Abstract

The 1992/93 Tropical Ocean Global Atmosphere Coupled Ocean-Atmosphere Response Experiment (COARE) was specifically designed to monitor multiscale interactions between the atmosphere and ocean over the western Pacific warm pool. To help meet this objective, satellite observations were used to augment the enhanced COARE conventional data array in both space and time.

In this paper the authors present a descriptive overview of convective cloud variability and sea surface temperature during the four-month intensive observational period (IOP) as revealed by satellite. Time series of Geostationary Meteorological Satellite infrared brightness temperatures are evaluated at selected equatorial locations in the western Pacific and eastern Indian Oceans. Intraseasonal modes of transient convection/cloudiness are revealed, with two eastward-propagating Madden-Julian oscillations identified. Spectral analysis on the time series data indicates that higher-frequency variations in regional convective activity are also found to occur.

Several satellite cloud signatures and patterns were detected during a strong west wind burst event in late December (1992), and these are described in detail. Time-composited sea surface temperature (SST) fields derived from satellite radiances indicate that significant regional variations in SST occurred during the passage of the west wind event. The satellite-derived SST fields compiled during the IOP are validated against in situ observations in the COARE domain, with a 0.25°C warm bias noted in the composited satellite data.

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Timothy L. Olander and Christopher S. Velden

Abstract

A technique to identify and quantify intense convection in tropical cyclones (TCs) using bispectral, geostationary satellite imagery is explored. This technique involves differencing the water vapor (WV) and infrared window (IRW) channel brightness temperature values, which are available on all current operational geostationary weather satellites. Both the derived IRW minus WV (IRWV) imagery and the raw data values can be used in a variety of methods to provide TC forecasters with important information about current and future intensity trends, a component within the operational TC forecasting arena that has shown little improvement during the past few decades.

In this paper several possible uses for this bispectral technique, both qualitative and quantitative, are explored and outlined. Qualitative monitoring of intense convection can be used as a proxy for passive microwave (MW) imager data obtained from polar-orbiting satellite platforms when not available. In addition, the derived imagery may aid in the TC storm center identification process, both manually and objectively, especially in difficult situations where the IRW imagery alone cannot be used such as when the storm circulation center and/or eye features are obscured by a cirrus canopy. Quantitative methods discussed involve the predictive quality of the IRWV data in terms of TC intensity changes, primarily during TC intensification. Strong correlations exist between storm intensity changes and IRWV values at varying 6-h forecast interval periods, peaking between the 12- and 24-h time periods. Implications for the use of the IRWV data on such objective satellite intensity estimate algorithms as the University of Wisconsin—Madison (UW) Cooperative Institute for Meteorological Satellite Studies (CIMSS) advanced Dvorak technique (ADT) are also discussed.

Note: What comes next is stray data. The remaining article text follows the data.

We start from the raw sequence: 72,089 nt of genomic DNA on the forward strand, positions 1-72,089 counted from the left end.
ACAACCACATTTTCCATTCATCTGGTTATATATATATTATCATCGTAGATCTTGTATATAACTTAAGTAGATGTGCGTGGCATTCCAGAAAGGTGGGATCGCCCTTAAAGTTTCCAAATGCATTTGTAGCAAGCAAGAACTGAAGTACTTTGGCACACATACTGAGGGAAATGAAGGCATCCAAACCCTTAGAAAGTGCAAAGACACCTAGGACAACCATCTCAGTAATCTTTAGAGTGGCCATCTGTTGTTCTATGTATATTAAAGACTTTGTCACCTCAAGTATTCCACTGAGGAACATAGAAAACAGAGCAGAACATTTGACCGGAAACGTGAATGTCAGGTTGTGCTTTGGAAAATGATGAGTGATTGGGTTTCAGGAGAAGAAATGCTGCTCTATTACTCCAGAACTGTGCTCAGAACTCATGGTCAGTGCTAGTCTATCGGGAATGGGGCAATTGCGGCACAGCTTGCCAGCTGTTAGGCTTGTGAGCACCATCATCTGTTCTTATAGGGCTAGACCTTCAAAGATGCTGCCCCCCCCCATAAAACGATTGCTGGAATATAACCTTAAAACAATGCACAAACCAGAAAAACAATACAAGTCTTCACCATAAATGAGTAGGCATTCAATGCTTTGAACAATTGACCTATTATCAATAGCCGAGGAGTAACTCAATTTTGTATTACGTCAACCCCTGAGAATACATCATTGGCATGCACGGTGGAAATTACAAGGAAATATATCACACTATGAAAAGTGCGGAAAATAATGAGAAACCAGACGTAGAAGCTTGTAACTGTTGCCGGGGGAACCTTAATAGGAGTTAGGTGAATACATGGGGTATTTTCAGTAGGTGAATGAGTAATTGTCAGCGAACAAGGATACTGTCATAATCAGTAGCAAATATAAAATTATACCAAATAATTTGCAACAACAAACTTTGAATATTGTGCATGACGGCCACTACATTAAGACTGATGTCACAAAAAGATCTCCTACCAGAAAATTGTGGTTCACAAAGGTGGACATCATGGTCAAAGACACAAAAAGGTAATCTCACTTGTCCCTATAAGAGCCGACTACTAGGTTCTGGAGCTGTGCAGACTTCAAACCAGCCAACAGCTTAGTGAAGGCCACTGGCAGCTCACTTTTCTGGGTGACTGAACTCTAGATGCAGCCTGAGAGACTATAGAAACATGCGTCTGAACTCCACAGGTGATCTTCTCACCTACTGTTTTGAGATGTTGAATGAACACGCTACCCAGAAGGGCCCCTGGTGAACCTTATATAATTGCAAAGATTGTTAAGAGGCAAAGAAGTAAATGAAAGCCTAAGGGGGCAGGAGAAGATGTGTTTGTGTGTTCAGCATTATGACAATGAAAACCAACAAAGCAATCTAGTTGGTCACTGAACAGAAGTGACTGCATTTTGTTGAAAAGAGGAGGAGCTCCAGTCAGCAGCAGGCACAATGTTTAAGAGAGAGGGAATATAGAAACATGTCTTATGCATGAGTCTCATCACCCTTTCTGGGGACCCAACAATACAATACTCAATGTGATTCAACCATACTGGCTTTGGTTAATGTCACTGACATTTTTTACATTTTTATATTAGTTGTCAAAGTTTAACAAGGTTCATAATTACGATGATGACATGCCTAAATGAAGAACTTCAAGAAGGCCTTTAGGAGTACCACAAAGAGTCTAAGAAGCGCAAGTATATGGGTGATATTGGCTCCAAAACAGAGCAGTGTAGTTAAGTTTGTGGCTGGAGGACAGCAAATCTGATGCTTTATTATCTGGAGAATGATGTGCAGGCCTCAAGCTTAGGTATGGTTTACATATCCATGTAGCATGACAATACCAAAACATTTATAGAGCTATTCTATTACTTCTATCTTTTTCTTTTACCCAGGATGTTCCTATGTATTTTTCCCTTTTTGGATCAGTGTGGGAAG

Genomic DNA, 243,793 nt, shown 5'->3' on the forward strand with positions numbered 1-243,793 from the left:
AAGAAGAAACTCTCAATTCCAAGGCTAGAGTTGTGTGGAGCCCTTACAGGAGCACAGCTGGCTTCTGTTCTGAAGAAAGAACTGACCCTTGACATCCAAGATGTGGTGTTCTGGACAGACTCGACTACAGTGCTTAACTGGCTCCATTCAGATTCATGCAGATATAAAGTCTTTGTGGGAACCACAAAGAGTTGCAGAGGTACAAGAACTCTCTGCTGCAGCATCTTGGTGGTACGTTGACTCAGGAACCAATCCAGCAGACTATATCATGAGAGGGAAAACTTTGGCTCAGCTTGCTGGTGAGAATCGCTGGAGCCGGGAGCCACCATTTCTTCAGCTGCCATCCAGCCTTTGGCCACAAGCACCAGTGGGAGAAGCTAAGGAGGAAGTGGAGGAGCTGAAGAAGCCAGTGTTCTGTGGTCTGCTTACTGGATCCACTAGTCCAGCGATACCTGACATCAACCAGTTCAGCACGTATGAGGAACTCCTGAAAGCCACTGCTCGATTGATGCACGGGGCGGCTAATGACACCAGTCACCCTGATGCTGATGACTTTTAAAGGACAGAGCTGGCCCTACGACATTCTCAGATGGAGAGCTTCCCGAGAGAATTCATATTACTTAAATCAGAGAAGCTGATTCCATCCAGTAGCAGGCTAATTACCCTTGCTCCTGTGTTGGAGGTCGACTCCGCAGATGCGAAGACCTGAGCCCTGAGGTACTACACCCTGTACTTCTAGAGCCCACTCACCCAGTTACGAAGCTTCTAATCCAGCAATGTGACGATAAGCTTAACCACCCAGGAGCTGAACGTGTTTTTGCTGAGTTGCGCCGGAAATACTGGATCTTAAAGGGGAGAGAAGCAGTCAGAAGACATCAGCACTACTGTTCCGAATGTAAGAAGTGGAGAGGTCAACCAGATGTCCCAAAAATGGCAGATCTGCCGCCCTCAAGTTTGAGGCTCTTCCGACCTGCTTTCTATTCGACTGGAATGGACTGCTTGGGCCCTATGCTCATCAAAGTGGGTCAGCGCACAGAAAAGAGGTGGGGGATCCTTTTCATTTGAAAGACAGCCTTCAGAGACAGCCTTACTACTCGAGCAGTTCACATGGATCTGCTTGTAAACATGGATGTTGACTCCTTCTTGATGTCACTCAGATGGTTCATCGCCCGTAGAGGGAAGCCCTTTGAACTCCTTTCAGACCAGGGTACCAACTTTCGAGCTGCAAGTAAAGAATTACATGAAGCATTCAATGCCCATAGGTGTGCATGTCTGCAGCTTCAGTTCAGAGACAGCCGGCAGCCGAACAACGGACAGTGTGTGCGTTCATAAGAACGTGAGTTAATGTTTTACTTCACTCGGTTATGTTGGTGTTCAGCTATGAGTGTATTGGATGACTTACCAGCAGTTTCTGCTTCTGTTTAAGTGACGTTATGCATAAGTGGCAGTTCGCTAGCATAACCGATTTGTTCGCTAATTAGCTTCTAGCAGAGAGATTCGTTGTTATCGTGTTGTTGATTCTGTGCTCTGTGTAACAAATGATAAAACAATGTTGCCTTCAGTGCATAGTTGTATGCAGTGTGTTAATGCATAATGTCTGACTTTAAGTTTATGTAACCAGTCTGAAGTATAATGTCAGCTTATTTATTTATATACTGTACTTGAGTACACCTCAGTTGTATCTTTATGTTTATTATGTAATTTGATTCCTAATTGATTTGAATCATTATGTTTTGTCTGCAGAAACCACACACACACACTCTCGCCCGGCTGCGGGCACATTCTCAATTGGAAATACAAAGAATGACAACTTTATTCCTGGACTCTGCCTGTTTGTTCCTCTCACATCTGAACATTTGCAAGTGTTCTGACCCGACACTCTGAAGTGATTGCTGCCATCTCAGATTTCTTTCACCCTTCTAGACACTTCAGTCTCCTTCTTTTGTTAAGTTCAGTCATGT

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Anthony J. Wimmers and Christopher S. Velden

Satellite-based passive microwave imagery of tropical cyclones (TCs) is an invaluable resource for assessing the organization and evolution of convective structures in TCs when often no other comparable observations exist. However, the current constellation of low-Earth-orbiting environmental satellites that can effectively image TCs in the microwave range make only semirandom passes over TC targets, roughly every 3 - 6 h, but vary from less than 30 min to more than 25 h between passes. These irregular time gaps hamper the ability of analysts/forecasters to easily incorporate these data into a diagnosis of the state of the TC. To address this issue, we have developed a family of algorithms called Morphed Integrated Microwave Imagery at the Cooperative Institute for Meteorological Satellite Studies (MIMIC) to create synthetic “morphed” images that utilize the observed imagery to fill in the time gaps and present time-continuous animations of tropical cyclones and their environment. MIMIC-TC is a product that presents a storm-centered 15-min-resolution animation of microwave imagery in the ice-scattering range (85–92 GHz), which can be interpreted very much like a ground-based radar animation. A second product, MIMIC-IR, animates a tropical cyclone-retrieved precipitation field layered over geostationary infrared imagery. These tools allow forecasters and analysts to use microwave imagery to follow trends in a tropical cyclone's structure more efficiently and effectively, which can result in higher-confidence short-term intensity forecasts.